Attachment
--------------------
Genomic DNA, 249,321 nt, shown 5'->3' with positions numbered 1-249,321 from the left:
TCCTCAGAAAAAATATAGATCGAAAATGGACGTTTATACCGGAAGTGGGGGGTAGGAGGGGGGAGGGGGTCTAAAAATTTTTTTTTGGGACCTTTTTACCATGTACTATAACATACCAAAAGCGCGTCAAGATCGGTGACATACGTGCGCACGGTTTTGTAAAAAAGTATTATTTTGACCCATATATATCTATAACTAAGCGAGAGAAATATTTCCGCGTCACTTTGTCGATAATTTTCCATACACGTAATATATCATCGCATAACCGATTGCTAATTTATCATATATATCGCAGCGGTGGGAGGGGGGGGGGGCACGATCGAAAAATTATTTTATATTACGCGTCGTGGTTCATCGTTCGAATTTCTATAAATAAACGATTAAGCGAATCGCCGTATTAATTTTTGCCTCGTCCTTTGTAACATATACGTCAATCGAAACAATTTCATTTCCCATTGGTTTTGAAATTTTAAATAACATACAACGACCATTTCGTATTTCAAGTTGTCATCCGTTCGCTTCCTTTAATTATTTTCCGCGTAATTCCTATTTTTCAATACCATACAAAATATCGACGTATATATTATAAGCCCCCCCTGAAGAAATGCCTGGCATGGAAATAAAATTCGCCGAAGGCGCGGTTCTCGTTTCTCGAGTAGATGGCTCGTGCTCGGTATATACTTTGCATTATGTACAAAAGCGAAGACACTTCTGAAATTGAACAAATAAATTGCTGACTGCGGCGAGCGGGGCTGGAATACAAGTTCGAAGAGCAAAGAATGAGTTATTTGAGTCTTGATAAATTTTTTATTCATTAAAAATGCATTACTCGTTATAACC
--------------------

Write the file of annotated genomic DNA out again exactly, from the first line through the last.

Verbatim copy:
Genomic DNA, 249,321 nt, shown 5'->3' with positions numbered 1-249,321 from the left:
TCCTCAGAAAAAATATAGATCGAAAATGGACGTTTATACCGGAAGTGGGGGGTAGGAGGGGGGAGGGGGTCTAAAAATTTTTTTTTGGGACCTTTTTACCATGTACTATAACATACCAAAAGCGCGTCAAGATCGGTGACATACGTGCGCACGGTTTTGTAAAAAAGTATTATTTTGACCCATATATATCTATAACTAAGCGAGAGAAATATTTCCGCGTCACTTTGTCGATAATTTTCCATACACGTAATATATCATCGCATAACCGATTGCTAATTTATCATATATATCGCAGCGGTGGGAGGGGGGGGGGGCACGATCGAAAAATTATTTTATATTACGCGTCGTGGTTCATCGTTCGAATTTCTATAAATAAACGATTAAGCGAATCGCCGTATTAATTTTTGCCTCGTCCTTTGTAACATATACGTCAATCGAAACAATTTCATTTCCCATTGGTTTTGAAATTTTAAATAACATACAACGACCATTTCGTATTTCAAGTTGTCATCCGTTCGCTTCCTTTAATTATTTTCCGCGTAATTCCTATTTTTCAATACCATACAAAATATCGACGTATATATTATAAGCCCCCCCTGAAGAAATGCCTGGCATGGAAATAAAATTCGCCGAAGGCGCGGTTCTCGTTTCTCGAGTAGATGGCTCGTGCTCGGTATATACTTTGCATTATGTACAAAAGCGAAGACACTTCTGAAATTGAACAAATAAATTGCTGACTGCGGCGAGCGGGGCTGGAATACAAGTTCGAAGAGCAAAGAATGAGTTATTTGAGTCTTGATAAATTTTTTATTCATTAAAAATGCATTACTCGTTATAACC